But underneath the white paint is a black base color, which is an eye sore when the paint begins to chip away. After one round without a putter cover, the paint started chipping in multiple spots. A putter is something golfers have to love, and its hard to fall in love with something that only looks new for a little while. Some players, however, may prefer the well-gamed look over one without blemishes.
The white putter headcover is also impressively artistic, but like the white paint on the putter it won’t look new for very long.
If you’re looking for a flashy putter to add to your collection, this is a beautiful club with a cool factor due to the color scheme, curvy edges and overall design. The club won’t spend more than a season in the bag of golfers who care about how their putter looks, unless they take precious care of it and keep the head cover on the putter at all times except when putting.
If you can get over the delicate paint job, you’ll be getting a putter that offers great looks and a really nice role at a price cheaper than most premium putters. These aren’t the traditional-looking putters that your grandfather would like, but it matches the Twitter generation with its flashiness, short life span and advanced technology.
Ben Hogan launches game improvenemnt Edge EX irons
After the successful recent releases of the Icon blade iron and the larger GS53 Max driver, Ben Hogan Golf is again turning its attention to golfers looking for extra forgiveness with the release of the new Edge EX game improvement iron set.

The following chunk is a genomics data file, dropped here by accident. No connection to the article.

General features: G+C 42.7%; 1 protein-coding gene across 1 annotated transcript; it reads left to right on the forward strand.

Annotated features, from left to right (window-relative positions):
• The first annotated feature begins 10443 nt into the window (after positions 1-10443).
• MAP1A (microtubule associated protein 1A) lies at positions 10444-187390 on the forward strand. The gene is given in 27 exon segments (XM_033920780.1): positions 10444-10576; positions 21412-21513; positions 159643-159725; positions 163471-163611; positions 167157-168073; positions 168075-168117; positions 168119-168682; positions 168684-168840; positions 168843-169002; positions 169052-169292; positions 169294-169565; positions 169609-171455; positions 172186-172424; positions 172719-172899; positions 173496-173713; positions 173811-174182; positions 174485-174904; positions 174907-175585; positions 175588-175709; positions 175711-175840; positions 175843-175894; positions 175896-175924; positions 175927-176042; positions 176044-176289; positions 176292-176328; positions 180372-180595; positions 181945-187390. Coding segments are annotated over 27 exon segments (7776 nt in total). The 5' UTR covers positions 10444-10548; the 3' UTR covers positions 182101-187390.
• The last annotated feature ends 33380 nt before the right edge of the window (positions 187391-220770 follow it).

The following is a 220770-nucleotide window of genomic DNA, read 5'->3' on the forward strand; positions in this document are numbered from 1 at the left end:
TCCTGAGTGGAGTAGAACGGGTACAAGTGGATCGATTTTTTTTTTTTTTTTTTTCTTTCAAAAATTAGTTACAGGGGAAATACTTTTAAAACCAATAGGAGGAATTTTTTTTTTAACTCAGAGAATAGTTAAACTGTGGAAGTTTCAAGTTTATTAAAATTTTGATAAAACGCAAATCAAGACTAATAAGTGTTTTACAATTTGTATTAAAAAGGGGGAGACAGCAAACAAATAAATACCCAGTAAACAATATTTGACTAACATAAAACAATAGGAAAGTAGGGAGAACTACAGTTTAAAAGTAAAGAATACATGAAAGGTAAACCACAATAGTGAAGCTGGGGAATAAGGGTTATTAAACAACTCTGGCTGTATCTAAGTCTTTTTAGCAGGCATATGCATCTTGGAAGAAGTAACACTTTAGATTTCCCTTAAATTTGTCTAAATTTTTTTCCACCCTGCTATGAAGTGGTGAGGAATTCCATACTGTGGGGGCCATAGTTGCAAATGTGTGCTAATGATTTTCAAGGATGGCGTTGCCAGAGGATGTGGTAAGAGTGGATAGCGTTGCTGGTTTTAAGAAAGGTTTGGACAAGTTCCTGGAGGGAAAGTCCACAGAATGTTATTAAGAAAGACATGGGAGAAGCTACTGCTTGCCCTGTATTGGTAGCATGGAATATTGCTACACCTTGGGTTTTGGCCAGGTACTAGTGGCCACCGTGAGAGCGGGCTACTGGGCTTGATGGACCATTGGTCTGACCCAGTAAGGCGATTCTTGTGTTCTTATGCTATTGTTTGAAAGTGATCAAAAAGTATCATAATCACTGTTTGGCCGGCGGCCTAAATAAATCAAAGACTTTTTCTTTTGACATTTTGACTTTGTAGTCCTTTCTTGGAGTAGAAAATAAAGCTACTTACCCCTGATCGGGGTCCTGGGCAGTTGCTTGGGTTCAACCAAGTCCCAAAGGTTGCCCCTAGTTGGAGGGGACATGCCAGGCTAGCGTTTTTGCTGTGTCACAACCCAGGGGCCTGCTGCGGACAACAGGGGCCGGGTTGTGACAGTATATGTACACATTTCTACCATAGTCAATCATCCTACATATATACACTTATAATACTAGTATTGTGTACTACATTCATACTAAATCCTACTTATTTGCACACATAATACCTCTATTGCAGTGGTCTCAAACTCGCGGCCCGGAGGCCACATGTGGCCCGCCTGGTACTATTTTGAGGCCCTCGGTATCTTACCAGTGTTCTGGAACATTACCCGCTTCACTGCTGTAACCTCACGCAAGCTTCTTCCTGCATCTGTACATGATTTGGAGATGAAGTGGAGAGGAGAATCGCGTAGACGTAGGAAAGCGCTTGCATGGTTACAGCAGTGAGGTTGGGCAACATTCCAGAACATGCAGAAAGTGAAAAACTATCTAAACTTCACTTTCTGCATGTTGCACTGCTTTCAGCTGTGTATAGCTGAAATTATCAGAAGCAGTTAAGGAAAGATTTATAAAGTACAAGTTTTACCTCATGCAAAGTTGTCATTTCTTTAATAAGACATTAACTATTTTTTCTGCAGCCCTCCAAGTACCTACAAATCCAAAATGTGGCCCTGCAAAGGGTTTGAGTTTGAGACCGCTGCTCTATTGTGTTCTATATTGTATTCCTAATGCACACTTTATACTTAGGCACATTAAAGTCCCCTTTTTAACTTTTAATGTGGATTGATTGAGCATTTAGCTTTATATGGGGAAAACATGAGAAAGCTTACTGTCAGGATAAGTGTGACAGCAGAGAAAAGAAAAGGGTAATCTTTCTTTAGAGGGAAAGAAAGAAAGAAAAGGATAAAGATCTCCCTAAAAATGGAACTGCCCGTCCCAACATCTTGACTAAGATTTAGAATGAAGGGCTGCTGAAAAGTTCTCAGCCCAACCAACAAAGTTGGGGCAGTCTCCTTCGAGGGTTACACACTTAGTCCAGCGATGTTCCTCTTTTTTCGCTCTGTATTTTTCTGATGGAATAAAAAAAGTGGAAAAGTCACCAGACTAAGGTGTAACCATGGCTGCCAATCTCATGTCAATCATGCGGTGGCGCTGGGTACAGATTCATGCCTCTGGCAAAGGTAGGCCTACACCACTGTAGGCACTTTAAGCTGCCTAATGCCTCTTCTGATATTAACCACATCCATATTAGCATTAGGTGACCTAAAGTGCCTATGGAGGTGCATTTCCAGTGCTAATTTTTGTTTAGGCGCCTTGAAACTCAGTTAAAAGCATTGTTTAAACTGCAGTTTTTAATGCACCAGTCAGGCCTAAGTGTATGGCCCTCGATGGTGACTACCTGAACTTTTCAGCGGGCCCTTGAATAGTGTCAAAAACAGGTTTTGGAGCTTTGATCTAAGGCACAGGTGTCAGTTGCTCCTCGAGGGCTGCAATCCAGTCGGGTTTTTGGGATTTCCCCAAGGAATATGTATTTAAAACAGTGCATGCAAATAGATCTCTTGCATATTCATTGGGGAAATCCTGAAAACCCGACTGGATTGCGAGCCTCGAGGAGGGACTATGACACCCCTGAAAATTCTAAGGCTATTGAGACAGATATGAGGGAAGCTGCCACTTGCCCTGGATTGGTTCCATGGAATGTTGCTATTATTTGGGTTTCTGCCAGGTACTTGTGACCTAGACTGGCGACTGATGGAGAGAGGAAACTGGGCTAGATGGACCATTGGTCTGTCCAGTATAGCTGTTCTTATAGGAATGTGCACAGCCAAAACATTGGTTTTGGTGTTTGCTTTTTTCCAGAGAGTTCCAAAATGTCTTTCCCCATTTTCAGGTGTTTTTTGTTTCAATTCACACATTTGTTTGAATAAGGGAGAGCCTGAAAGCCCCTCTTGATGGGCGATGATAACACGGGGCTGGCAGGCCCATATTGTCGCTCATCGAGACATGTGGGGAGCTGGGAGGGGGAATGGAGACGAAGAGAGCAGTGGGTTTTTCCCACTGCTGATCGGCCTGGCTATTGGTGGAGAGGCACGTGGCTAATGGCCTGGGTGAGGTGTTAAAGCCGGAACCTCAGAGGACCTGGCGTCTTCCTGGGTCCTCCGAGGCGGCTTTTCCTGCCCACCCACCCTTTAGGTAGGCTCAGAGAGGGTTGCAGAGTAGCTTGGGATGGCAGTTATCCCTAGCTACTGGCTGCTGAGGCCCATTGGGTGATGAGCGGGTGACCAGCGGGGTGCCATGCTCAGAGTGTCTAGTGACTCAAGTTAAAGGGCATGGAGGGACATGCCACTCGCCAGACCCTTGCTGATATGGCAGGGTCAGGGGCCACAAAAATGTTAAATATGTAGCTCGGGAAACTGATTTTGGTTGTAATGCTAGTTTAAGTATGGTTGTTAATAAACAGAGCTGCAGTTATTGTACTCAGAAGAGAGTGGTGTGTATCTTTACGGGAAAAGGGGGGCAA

The 2021 Edge EX is the newest iron to carry on the Edge name which was introduced in 1989 with the first forged cavity back from the Texas-based company. The new Edge EX’s are designed to be easy to hit while still maintaining the traditional look golfers have come to expect from Ben Hogan.
A big push for the direct-to-consumer equipment company is to show golfers that Ben Hogan equipment is made for every golfer and not just lower handicap competitive players, which was a conclusion made from a consumer survey conducted by the company.
“Some golfers who play the game just for fun felt that our products weren’t for them. We continue to try to educate golfers that forged clubs are not reserved for only the best players in the world. In fact, quite the contrary. Edge EX irons will offer average golfers the playability, forgiveness, and feel that Ben Hogan once described as ‘… that blissful feeling that goes from your hands, up your arms, and into your heart.” -Scott White, President and CEO of Ben Hogan Golf Equipment Company.
The Edge EX irons offer a deep undercut cavity and extreme perimeter weighting to increase launch and raise MOI. Along with the overall design, the actual iron head has been increased to create a larger effective hitting area to maximize forgiveness.
“We tested these irons more than any other product we’ve brought to market in recent years and golfer response and feedback has been exceptionally good throughout the development process. Golfers of all ability levels, but especially those with double-digit handicaps told us that Edge EX irons were some of the easiest-to-hit irons they’ve ever played.” -Scott White
Price, specs, and availability
The new Ben Hogan Edge EX irons are available now for pre-order with products scheduled to ship in late April.
The Edge EX irons will be separated by consistent 4-degree gaps, and start at a 44-degree pitching wedge and going to a 20-degree 4-iron.
Seven-piece (4-PW) sets will be priced at $800.00 with a choice of premium steel and graphite shaft options.
Six and five-piece sets with also be available for $720 for 5-PW and $630 for 6-PW for golfers that would like to build a combo set with either the Ben Hogan UiHI utility or VKTR hybrids — priced individually.
Edge EX irons are available for purchase exclusively at www.BenHoganGolf.com.
The ‘knock down’ bag – GolfWRXers discuss